Retail

This chart shows why the holidays are becoming less important to retailers

Key Points
  • Coresight Research is calling for a 4% increase in U.S. retail sales this November and December.
  • The firm says the holiday season is becoming "less important" for retailers, with more shopping taking place online throughout the year.
  • 2019 also has the fewest possible shopping days between Thanksgiving and Christmas.
Holiday shoppers at a Macy's store in New York.
Source: Getty Images

The holiday season is less and less important for retailers, as more shopping moves online, according to a new study.

Coresight Research said Tuesday that it's calling for a 4% increase in U.S. retail sales this November and December, which isn't as robust as some estimates already out there. For comparison, Coresight said total retail sales over the past three months climbed 4.1%, from the same three-month period a year ago.

The firm called out "the ongoing trend of holiday shopping becoming less important to key retailers." It said the holiday season accounted for almost 24% of all retailers' sales in the late 1990s, but is closer to 21% today. And Coresight is expecting that percentage to continue to shrink.

Holiday sales have dropped the most over the years, as a percent of annual sales, for jewelry chains, the study found. That's followed by sporting goods stores and then general merchandise stores.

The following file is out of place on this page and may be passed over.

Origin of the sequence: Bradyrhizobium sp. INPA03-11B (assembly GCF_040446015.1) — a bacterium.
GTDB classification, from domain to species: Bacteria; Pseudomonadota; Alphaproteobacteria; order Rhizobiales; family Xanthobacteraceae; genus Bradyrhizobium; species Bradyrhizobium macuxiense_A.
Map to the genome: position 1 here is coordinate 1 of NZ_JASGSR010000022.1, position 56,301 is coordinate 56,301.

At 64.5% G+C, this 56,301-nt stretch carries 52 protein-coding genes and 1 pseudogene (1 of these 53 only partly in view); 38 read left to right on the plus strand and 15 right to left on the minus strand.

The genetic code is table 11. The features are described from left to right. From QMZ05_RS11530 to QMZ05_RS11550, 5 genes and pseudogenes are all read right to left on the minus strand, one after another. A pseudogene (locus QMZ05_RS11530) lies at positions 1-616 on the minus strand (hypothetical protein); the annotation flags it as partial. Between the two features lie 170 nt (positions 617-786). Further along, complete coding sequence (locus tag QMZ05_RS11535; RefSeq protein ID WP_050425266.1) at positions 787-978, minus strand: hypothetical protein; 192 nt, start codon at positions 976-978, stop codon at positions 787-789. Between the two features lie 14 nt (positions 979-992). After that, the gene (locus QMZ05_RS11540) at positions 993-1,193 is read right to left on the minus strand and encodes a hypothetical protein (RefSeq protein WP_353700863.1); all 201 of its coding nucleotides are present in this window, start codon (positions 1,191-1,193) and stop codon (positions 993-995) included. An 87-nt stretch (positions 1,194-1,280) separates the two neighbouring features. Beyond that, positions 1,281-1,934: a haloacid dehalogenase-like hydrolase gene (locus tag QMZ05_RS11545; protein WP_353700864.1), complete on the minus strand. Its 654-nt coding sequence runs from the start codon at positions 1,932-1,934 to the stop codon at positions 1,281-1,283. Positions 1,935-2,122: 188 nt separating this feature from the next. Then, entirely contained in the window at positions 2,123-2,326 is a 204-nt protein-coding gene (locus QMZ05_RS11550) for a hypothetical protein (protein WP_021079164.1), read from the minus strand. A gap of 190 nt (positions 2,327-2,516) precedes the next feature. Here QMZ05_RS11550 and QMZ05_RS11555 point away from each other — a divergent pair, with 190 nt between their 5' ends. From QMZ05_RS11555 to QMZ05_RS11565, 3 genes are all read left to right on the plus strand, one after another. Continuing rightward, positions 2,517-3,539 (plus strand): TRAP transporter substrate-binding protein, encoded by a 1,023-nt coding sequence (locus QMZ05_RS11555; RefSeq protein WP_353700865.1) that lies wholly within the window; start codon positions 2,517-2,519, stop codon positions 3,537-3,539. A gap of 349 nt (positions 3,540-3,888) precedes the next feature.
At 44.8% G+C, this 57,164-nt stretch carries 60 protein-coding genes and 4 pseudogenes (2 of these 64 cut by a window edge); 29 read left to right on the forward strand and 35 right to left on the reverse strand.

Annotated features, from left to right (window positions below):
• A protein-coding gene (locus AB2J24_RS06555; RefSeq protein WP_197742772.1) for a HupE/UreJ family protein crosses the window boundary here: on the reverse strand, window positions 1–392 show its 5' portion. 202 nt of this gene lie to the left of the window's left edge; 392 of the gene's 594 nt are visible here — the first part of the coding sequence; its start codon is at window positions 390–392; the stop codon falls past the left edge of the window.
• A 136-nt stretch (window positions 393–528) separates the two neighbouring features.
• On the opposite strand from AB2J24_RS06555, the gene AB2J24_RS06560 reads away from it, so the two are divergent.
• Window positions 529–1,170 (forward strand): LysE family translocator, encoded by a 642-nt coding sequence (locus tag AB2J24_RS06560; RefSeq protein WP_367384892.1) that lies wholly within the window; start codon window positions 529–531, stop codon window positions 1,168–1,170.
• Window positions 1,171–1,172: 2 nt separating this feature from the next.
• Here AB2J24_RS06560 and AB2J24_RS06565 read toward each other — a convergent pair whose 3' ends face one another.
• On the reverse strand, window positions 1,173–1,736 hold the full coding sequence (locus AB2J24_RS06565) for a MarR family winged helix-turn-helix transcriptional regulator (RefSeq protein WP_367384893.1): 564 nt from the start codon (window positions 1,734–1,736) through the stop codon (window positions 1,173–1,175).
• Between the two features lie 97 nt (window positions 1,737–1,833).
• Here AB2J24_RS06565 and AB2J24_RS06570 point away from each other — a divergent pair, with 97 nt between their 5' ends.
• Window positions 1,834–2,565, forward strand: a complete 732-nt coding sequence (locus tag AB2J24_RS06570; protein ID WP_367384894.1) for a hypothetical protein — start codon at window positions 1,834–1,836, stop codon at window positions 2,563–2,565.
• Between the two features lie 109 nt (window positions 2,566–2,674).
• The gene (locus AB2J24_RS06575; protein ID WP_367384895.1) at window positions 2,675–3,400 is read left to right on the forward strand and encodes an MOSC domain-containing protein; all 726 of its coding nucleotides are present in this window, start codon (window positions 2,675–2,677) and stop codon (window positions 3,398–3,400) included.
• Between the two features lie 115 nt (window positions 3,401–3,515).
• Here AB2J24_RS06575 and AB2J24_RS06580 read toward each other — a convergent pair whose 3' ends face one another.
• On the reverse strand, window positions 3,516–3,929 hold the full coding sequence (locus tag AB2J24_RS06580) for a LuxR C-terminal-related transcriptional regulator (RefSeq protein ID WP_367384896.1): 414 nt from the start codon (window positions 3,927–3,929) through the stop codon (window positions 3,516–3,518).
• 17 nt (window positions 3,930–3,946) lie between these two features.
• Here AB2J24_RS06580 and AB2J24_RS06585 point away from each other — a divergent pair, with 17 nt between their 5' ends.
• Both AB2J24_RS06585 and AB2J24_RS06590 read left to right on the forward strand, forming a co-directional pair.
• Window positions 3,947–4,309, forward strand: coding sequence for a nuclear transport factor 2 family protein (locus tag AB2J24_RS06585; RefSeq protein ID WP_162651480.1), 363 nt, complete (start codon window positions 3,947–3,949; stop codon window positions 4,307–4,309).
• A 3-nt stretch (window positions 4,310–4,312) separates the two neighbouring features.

The ease of online shopping throughout the year, with constant deal days, has accelerated this trend. Amazon's Prime Day in July, for example, has led to more retailers like Target, Walmart and Kohl's offering steep discounts on toys, apparel and electronics during the summer, in a bid to stay competitive. That pulls shoppers' dollars forward and away from November and December.

Coresight is calling for a little more than 23% of all nonfood retail sales to take place online this holiday season, up 200 basis points from in 2018.

The one issue retailers should we wary of — if this trend tracked by Coresight holds true — is ending up with too much inventory on their hands after the holiday season, if they're planning to sell more than what ends up being the case. That could force companies to use heavy markdowns in January to clear the shelves. This would weigh on profit margins at the start of the new year.

A late Thanksgiving this year, falling on Nov. 28, means there are six fewer days between Thanksgiving and Christmas than in 2018. In fact, 2019 is the shortest possible holiday calendar scenario, Coresight noted in Tuesday's report.

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